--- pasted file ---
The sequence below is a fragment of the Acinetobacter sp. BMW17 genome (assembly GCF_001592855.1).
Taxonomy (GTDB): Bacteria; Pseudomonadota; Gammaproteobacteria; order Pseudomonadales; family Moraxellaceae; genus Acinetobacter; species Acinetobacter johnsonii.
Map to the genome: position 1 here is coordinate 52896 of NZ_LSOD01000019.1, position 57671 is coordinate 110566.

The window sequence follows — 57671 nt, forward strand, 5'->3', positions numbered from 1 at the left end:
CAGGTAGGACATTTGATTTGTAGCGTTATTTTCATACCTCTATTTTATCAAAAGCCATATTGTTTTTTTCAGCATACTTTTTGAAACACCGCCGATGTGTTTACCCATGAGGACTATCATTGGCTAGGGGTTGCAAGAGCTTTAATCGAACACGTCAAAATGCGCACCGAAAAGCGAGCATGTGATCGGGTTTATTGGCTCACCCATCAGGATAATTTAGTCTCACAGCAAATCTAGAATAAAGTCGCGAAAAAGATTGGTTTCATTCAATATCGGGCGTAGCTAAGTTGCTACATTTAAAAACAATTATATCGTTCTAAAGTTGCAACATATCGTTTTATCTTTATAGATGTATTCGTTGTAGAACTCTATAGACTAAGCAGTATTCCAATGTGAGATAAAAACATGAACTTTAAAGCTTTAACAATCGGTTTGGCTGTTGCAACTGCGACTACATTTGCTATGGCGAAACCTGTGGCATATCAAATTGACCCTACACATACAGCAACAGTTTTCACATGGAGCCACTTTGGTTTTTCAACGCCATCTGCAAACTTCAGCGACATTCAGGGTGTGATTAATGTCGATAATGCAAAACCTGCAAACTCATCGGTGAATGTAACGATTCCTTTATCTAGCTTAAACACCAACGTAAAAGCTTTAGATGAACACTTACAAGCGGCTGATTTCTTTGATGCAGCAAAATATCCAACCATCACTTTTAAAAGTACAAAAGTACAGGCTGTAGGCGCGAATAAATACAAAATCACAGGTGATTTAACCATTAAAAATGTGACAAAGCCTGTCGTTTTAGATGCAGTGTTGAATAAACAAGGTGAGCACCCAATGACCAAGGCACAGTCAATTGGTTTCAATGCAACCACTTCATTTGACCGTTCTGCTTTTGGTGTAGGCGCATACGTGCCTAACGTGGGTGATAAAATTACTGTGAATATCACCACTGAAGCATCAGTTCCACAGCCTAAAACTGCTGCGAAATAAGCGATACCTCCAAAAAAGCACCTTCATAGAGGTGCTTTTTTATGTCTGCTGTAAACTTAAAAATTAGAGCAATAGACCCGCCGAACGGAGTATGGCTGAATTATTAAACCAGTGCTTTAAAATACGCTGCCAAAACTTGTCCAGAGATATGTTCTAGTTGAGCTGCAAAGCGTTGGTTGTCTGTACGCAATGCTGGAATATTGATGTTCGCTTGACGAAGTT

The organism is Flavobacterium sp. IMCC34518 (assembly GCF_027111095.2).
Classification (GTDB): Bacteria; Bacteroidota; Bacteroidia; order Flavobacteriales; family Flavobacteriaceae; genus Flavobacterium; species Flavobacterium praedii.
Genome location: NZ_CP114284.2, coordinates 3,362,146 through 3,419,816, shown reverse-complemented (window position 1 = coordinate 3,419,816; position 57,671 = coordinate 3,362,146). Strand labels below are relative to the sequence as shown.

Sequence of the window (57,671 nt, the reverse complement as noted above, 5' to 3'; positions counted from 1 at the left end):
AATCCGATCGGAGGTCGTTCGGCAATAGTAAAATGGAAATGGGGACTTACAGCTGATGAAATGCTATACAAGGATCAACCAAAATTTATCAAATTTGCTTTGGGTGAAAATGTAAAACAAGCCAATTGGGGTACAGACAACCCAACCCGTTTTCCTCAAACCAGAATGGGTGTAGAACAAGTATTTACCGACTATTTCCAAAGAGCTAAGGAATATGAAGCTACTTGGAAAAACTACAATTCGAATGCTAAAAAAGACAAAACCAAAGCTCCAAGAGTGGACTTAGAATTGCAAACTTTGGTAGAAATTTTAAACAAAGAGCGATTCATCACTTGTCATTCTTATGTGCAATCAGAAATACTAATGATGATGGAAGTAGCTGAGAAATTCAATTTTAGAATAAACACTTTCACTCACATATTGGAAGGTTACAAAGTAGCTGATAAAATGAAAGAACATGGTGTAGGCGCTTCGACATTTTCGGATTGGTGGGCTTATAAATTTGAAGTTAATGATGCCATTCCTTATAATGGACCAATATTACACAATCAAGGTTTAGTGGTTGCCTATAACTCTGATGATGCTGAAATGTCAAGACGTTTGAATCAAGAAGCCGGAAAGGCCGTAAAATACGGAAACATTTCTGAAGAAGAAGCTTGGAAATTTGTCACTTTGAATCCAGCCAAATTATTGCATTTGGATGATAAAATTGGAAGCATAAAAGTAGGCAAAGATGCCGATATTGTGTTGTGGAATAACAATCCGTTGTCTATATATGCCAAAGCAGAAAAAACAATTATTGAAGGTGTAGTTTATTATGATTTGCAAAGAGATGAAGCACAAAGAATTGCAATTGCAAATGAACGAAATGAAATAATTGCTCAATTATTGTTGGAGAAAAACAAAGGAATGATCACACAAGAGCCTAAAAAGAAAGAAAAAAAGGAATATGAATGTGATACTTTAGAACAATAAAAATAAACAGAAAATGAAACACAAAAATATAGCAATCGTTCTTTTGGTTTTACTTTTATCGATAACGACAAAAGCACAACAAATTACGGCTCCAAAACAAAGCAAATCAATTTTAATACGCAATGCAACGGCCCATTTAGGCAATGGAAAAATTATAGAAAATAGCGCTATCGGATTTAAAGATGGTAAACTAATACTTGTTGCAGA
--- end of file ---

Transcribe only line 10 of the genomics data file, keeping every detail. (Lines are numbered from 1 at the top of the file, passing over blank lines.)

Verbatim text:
AATCCGATCGGAGGTCGTTCGGCAATAGTAAAATGGAAATGGGGACTTACAGCTGATGAAATGCTATACAAGGATCAACCAAAATTTATCAAATTTGCTTTGGGTGAAAATGTAAAACAAGCCAATTGGGGTACAGACAACCCAACCCGTTTTCCTCAAACCAGAATGGGTGTAGAACAAGTATTTACCGACTATTTCCAAAGAGCTAAGGAATATGAAGCTACTTGGAAAAACTACAATTCGAATGCTAAAAAAGACAAAACCAAAGCTCCAAGAGTGGACTTAGAATTGCAAACTTTGGTAGAAATTTTAAACAAAGAGCGATTCATCACTTGTCATTCTTATGTGCAATCAGAAATACTAATGATGATGGAAGTAGCTGAGAAATTCAATTTTAGAATAAACACTTTCACTCACATATTGGAAGGTTACAAAGTAGCTGATAAAATGAAAGAACATGGTGTAGGCGCTTCGACATTTTCGGATTGGTGGGCTTATAAATTTGAAGTTAATGATGCCATTCCTTATAATGGACCAATATTACACAATCAAGGTTTAGTGGTTGCCTATAACTCTGATGATGCTGAAATGTCAAGACGTTTGAATCAAGAAGCCGGAAAGGCCGTAAAATACGGAAACATTTCTGAAGAAGAAGCTTGGAAATTTGTCACTTTGAATCCAGCCAAATTATTGCATTTGGATGATAAAATTGGAAGCATAAAAGTAGGCAAAGATGCCGATATTGTGTTGTGGAATAACAATCCGTTGTCTATATATGCCAAAGCAGAAAAAACAATTATTGAAGGTGTAGTTTATTATGATTTGCAAAGAGATGAAGCACAAAGAATTGCAATTGCAAATGAACGAAATGAAATAATTGCTCAATTATTGTTGGAGAAAAACAAAGGAATGATCACACAAGAGCCTAAAAAGAAAGAAAAAAAGGAATATGAATGTGATACTTTAGAACAATAAAAATAAACAGAAAATGAAACACAAAAATATAGCAATCGTTCTTTTGGTTTTACTTTTATCGATAACGACAAAAGCACAACAAATTACGGCTCCAAAACAAAGCAAATCAATTTTAATACGCAATGCAACGGCCCATTTAGGCAATGGAAAAATTATAGAAAATAGCGCTATCGGATTTAAAGATGGTAAACTAATACTTGTTGCAGA